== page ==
Warning: Cleanliness Can Be Hazardous to Your Health

This has been a wheezy week for me, replete with headaches and extra fatigue. (Which I need, by the way, about as much as an extra navel.) And the reason is a bit of overly enthusiastic housecleaning down at the church where I’m organist.

This is Holy Week for Christians, and within such traditional denominations as the Roman Catholic and Episcopalian Churches, it is a Very Big Deal indeed. As a corollary, this means Eastertide calls for a copious amount of musical preparation. Even though I started several weeks back, I’ve still been swamped.

Part of it, of course, is due to my need to transcribe everything from the hymnal. Even with my computer glasses, my eyes have gotten to the point where I simply can’t read the music on the rack. Fortunately, I have a terrific software program called NoteWorthy Composer (http://NoteworthySoftware.com) that makes writing music almost as easy as writing words. So I transcribe everything, often arranging it to fit my own feet and hands, and print it in a 24-point typeface that lets me read the music instead of playing half by ear. By this point, I’ve got a lot of the basic pieces transcribed.

But I just got the program last Easter, so most of the seasonal music hasn’t been copied. And there is a lot of it. Start with the obvious: Palm Sunday and Easter Sunday, the end-points of Holy Week. In addition, we will have services on Maundy Thursday and Good Friday. I sat down earlier and added things up. Four hymns for each of the Sundays, three for each of the additional services. Three separate anthems for the choir. Two preludes and two postludes. (Thursday and Friday services are somewhat shorter.) Then the three standard pieces used each time, the Sanctus and Doxology and Agnus Dei. Bottom line is that I had to be ready to play twenty-four separate pieces of music during this eight day period. Even granting that some of them are very short and very familiar, some of them are brand new. This amounts to a fairly heavy gig.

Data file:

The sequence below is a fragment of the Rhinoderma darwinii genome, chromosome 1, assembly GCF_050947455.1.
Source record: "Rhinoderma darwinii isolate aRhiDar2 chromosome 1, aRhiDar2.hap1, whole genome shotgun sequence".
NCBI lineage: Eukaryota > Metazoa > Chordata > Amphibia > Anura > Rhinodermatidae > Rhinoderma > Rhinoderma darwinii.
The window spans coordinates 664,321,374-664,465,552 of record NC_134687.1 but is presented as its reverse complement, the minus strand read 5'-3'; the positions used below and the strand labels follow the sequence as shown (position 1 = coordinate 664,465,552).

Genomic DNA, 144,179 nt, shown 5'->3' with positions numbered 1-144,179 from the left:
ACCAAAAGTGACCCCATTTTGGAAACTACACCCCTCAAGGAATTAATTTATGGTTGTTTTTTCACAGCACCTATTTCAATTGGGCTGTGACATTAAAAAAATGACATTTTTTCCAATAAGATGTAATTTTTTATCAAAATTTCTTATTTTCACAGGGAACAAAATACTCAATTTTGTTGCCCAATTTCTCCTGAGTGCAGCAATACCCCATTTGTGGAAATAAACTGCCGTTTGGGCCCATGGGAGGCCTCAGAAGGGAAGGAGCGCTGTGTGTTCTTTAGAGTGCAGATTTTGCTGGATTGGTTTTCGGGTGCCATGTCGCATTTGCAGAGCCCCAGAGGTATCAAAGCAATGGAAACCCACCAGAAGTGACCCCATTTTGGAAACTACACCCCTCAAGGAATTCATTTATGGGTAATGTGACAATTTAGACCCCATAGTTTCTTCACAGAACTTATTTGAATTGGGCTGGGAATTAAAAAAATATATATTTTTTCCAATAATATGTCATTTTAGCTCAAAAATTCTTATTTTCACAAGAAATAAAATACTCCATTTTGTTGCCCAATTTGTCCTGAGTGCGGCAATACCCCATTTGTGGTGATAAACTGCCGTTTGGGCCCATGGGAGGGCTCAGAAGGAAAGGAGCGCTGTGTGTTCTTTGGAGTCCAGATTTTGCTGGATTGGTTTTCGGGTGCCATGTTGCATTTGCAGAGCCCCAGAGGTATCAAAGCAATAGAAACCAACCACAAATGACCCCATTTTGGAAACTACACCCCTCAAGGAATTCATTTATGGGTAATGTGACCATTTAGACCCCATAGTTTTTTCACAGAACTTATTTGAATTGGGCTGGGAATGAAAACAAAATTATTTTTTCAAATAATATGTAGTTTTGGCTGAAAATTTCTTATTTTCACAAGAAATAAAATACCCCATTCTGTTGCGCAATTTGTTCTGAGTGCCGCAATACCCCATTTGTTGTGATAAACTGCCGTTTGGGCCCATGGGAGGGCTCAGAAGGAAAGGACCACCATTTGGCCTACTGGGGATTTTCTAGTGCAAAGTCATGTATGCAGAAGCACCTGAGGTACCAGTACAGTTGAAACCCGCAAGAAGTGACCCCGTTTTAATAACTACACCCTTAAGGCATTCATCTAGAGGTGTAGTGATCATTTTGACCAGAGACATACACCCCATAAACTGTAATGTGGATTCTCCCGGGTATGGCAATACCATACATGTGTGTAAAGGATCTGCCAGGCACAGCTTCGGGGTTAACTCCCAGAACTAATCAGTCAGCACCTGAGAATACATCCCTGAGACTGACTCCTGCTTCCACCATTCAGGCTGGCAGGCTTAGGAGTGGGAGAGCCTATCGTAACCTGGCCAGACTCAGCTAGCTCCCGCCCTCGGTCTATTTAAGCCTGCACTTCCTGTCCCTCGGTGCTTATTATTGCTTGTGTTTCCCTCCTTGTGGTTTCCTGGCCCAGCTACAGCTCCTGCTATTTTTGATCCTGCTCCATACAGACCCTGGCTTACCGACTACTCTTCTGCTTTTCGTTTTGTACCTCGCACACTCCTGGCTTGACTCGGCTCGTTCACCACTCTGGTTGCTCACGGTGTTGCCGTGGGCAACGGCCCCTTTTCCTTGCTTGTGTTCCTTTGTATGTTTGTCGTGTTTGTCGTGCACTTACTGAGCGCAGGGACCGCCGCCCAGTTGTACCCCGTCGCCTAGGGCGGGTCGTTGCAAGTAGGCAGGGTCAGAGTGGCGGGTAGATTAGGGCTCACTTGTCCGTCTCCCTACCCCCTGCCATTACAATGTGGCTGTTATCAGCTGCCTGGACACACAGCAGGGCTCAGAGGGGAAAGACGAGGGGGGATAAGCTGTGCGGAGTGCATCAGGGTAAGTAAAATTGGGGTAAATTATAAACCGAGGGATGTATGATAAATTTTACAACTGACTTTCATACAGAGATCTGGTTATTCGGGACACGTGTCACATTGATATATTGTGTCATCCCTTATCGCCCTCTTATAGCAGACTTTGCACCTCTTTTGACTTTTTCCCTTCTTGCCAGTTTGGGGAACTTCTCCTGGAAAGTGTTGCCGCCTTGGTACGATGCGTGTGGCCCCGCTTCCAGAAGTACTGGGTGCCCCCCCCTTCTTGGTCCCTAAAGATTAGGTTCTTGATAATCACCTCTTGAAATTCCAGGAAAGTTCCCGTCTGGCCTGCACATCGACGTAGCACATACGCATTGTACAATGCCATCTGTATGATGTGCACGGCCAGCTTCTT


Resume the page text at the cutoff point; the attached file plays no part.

However, I was doing fine. Really I was. In fact, I was having fun, since I’ve been doing a bit more with the arranging, making the pedal part more than just a duplicate of the bass line. But then someone decided that the church’s carpet needed cleaning. Now, I will admit it was a bit grubby. The basic red (why are all church carpets red?) had gotten several shades darker. And yeah, Easter is the biggest single festival of the church year, and it falls during the spring-cleaning season, so it makes sense to do it then. I just wish they could have done it a month before Easter. Or a week after. Any other time, when I could just have taken a couple of weeks off.

You see, they tried using one of those rental units and found it wasn’t up to the job. So someone popped to have one of those professional companies come in, with the special hoses and special cleaners and what-not. Especially the special cleaners. Or maybe it was the special whatnot. Whatever it was, I could have easily done without it. I arrived for an extra practice, and the smell nearly knocked me over.

Some low comedy ensued, when I asked the young man what chemicals they used. He said, and I swear I am not making this up, “We don’t use chemicals. It’s a solution. That’s different.” Somewhere an English teacher should be hanging her head in shame. He did not seem to appreciate my saying that everything, including the two of us, is made up of chemicals. He finally admitted to a “mint-scented prewash.” If one molecule in a thousand of that “mint scent” ever came near a garden, I’m the Easter Bunny.